Too much oil = Too few shrimp

"Well, what's a few dead ducks?"

-- J.R. Ewing

Answer: "A few dead ducks" are nature's way of reminding us that oil and water don't mix.

J.R.'s leading question, from the final season of "Dallas," was his way of dismissing brother Bobby's lament about "pollution in the Gulf" from a tanker-on-tanker collision that spilled lots of Ewing Oil rival WestStar's cargo.

Almost two decades later, similar arguments are flowing as freely as the real-life "pollution in the Gulf" from a huge April 20 Deepwater Horizon rig explosion.

Some folks echo quintessential greedy Texas oil man J.R.

More folks sound like socially (and environmentally) conscious Texas oil man Bobby.

But this isn't "Dallas."

And even J.R. would have to admit that BP's toxic mess will produce more than a few dead ducks -- and other wildlife fatalities.

Considerable concern rightly focuses on the consequences for Gulf Coast beaches and marshes from Texas to Florida -- and beyond? Plenty of buck-passing, finger-pointing and empty assurances are gushing across the political spectrum.

Saturday brought initially encouraging, but later discouraging, news about what The Associated Press called a "long shot" mission to use a 100-ton "containment dome" to shut off the crude flood.

Yet even if that or some other modern marvel stopped the black-gold bleeding today, devastating damage has already been inflicted by the daily dose of 200,000 or so gallons of black gold that has spurted forth from 5,000 feet beneath the water's surface.

The icky stuff we can't see includes hail-size "gobs" accumulating along the sea floor and other oily by-products scattered at assorted depths.

Tiny sea critters are eating that poison. Bigger sea critters are eating them. The dreaded "loop current" could drift oil our way, all the way around Florida into the Atlantic.

Ponder the food-chain implications for our own kind.

However, those denizens of the deep -- and the 11 men killed by this accident -- won't be this man-made disaster's only casualties.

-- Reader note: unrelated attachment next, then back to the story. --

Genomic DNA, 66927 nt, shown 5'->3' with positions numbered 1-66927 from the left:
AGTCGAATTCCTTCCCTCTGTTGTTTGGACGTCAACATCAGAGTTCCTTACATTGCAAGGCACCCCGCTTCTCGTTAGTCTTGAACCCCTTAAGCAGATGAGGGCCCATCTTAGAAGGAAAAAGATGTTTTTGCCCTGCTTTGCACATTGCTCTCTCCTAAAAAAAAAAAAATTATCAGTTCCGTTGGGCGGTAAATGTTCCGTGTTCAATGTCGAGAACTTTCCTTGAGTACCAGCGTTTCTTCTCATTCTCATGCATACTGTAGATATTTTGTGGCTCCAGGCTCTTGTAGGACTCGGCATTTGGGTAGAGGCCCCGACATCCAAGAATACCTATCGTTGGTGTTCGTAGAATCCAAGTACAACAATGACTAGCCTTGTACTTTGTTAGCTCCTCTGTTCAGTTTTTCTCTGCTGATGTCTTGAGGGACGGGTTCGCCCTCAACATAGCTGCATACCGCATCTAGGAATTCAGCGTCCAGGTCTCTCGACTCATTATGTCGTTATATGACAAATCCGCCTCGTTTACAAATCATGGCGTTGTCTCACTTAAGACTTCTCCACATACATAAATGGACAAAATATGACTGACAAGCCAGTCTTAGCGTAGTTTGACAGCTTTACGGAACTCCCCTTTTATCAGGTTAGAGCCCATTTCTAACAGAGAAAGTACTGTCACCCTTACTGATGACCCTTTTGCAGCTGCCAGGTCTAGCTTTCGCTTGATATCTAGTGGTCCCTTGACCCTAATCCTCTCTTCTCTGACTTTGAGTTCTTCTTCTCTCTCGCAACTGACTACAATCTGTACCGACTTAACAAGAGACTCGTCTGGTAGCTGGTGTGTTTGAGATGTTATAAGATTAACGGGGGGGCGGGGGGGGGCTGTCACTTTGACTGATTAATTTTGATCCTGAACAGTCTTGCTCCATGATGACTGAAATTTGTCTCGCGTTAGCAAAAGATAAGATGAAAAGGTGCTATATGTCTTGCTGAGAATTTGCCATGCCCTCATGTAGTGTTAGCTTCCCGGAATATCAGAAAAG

It also has seriously wounded the "drill, baby, drill" mantra.

At least the calamity should enlighten South Carolinians. Offshore drilling wouldn't just be a bad business move for us on the environmental front. It would be a bad business move on the economic front for a state that depends heavily on tourists attracted by our relatively pristine coast.

Eventually, though, rising gas prices will again pump up the "drill, baby, drill" volume.

A longtime pal of mine happens to be a genuine (not a TV) Texas oil man who's more of a Bobby than a J.R. -- though not nearly as good-looking as either. He explained by phone Thursday from the Lone Star State that even if we shut down offshore production in the Gulf, that would necessitate "bringing in more ships," which would bring more risks of tanker spills.

He also pointed out that despite the uncertainty about this tragedy's ultimate impact, you can count on this:

We're going to keep demanding an ever-rising tide of oil.

Sure, we'll talk about cutting back our consumption. We've been talking that talk since 1973.

But while "drill, baby, drill" has been the recent chant, our lead-footed, driving credo has long been "burn, baby, burn" -- as in gasoline.

So we'll keep going deep for oil -- and deeper into dependence on foreign sources of it.

And as my buddy put it, despite "incredible" technological advances, when you go hunting for oil from a mile underwater, it's not just a high-stakes but a high-risk enterprise: "You're drilling into the crust of the earth where there's a lot of mystery."

There's no mystery, though, about how much our oil gluttony imperils our national security, economy, environment and seafood platters.

Our insatiable thirst for cheap gas imposes a steep long-term price.

So does our reluctance to go "nuke, baby, nuke."

And in a nation rapidly going broke, the pressing puzzle is no longer whether taxes will go up.

It's which taxes will go up.

So why not boost our gas tax enough to lower our oil appetite -- and protect our ability to satisfy seafood appetites?

OK, so that would elevate the price of just about everything.

Hey, so would the increasingly touted value added tax.

And as those Gulf "gobs" are trying to tell us, we can't forever have our gas guzzlers and eat our oysters, too.

Frank Wooten is assistant editor of The Post and Courier. His e-mail is